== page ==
1997 National Household Survey on Drug Abuse
Drug Use, "Binge" Alcohol Use, Cigarette Use, and Pregnancy (Table 13.4)
Among women aged 15 to 44 who were currently pregnant, 2.5% used one or more illicit drugs in the past month, 1.3% had engaged in "binge" alcohol use, and slightly fewer than 20% were past month cigarette users. These percentages translate to approximately 60,000 pregnant women who used any illicit drug in the past month, 30,000 who were "binge" drinkers, and almost half a million who smoked cigarettes (OAS, 1998c, Table 31A). Women in this age group who were not pregnant were 3 to 10 times more likely than pregnant women to report illicit drug use or "binge" alcohol use in the past month. Women who were not pregnant also were significantly more likely than pregnant women to be current smokers. These findings suggest that most women who use illicit drugs, alcohol, or cigarettes reduce or curtail their use when they become pregnant. Other NHSDA data, however, suggest that many women who used these substances before becoming pregnant resume their substance use after giving birth (OAS, 1998c, Table 31B).
The demographic subgroups that had higher rates of past month substance use among pregnant women often were the same groups that had higher rates among women who were not pregnant. For example, rates of past month illicit drug use among pregnant women were significantly higher among young women aged 15 to 25 compared with those aged 26 to 44. With respect to race/ethnicity, black women who were pregnant were significantly more likely than their Hispanic counterparts to be past month illicit drug users. Although white women who were not pregnant had a significantly higher rate of illicit drug use compared with their Hispanic counterparts, there was no significant difference among white and Hispanic women who were pregnant. In addition, the prevalence of current cigarette use was significantly lower among Hispanic pregnant women compared with their white and black counterparts.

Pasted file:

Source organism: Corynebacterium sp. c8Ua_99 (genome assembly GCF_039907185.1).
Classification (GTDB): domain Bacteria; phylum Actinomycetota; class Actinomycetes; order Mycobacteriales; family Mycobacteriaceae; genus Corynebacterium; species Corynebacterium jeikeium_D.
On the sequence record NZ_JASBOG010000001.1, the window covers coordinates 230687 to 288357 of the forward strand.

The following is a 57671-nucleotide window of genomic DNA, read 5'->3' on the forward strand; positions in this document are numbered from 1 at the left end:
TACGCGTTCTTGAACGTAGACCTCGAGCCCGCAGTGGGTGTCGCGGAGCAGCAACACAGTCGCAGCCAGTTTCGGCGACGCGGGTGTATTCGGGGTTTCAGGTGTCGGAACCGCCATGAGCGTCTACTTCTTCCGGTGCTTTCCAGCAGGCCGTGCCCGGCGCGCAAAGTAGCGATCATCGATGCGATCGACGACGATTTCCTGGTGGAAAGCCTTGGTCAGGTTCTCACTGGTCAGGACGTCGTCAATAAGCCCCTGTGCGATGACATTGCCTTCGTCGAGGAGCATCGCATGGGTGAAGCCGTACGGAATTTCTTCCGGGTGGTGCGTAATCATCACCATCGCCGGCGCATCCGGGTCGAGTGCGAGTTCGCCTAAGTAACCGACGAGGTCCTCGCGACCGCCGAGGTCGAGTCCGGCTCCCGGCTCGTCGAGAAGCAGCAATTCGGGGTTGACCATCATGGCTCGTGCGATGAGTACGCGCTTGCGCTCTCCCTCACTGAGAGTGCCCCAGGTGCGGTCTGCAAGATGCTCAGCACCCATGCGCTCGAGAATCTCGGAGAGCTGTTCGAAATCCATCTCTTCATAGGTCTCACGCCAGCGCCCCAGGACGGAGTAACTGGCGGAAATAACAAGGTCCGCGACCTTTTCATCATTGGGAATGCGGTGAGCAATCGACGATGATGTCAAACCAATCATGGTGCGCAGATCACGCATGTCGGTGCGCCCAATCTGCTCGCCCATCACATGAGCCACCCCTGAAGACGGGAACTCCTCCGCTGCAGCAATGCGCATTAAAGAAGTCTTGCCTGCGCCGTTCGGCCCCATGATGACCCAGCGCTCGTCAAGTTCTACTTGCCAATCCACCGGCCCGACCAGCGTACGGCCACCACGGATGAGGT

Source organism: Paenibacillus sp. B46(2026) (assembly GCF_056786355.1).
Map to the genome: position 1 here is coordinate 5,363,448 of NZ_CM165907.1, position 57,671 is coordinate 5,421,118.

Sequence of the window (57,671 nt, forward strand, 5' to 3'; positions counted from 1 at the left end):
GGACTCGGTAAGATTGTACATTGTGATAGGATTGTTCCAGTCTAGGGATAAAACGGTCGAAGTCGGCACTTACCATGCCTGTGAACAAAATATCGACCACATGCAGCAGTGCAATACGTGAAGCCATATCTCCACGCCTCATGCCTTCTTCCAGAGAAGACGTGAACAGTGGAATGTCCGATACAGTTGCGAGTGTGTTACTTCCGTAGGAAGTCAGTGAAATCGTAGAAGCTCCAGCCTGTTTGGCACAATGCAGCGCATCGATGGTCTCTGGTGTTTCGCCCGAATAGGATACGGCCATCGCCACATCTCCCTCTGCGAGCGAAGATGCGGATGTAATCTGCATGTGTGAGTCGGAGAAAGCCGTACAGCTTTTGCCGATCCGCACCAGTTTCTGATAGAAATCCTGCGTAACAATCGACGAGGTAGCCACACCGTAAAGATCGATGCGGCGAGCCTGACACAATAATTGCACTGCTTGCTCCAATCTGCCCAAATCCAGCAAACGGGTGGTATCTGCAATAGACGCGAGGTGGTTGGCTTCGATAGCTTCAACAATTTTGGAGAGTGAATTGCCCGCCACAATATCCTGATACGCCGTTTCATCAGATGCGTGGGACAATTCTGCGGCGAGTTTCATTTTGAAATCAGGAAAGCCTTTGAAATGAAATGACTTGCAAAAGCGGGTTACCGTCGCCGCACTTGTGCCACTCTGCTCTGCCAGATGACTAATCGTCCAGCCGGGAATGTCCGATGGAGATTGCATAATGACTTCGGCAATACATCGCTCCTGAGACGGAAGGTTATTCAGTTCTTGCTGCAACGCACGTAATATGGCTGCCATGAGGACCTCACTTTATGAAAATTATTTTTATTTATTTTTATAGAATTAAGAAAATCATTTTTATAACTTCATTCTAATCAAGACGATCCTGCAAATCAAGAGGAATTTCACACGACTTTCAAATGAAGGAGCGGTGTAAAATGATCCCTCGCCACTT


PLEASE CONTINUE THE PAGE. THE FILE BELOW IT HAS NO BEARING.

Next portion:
Substance use among pregnant women was associated with marital status (more prevalent among pregnant women who were not married). Illicit drug use and cigarette use among pregnant women also were associated with adult education (more prevalent among adult pregnant women with less than a high school education). In particular, about 40% of pregnant women aged 18 to 44 who had not finished high school were current cigarette smokers compared with 20% of pregnant women who were high school graduates, 16% of pregnant women who had some college education, and only 8% of pregnant women who were college graduates. These analyses did not control for associations between age, marital status, and education, except to exclude pregnant women under the age of 18 from the education estimates. Consequently, the associations between substance use, marital status, and education among pregnant women may reflect the higher rates of use among younger pregnant women. Multivariate analyses involving combined data from more than one NHSDA year (to increase the sample size of pregnant women) would help to establish whether race/ethnicity, marital status, andeducation are independent risk factors for substance use among pregnant women, when associations between age and these characteristics are taken into account.
This page was last updated on December 30, 2008.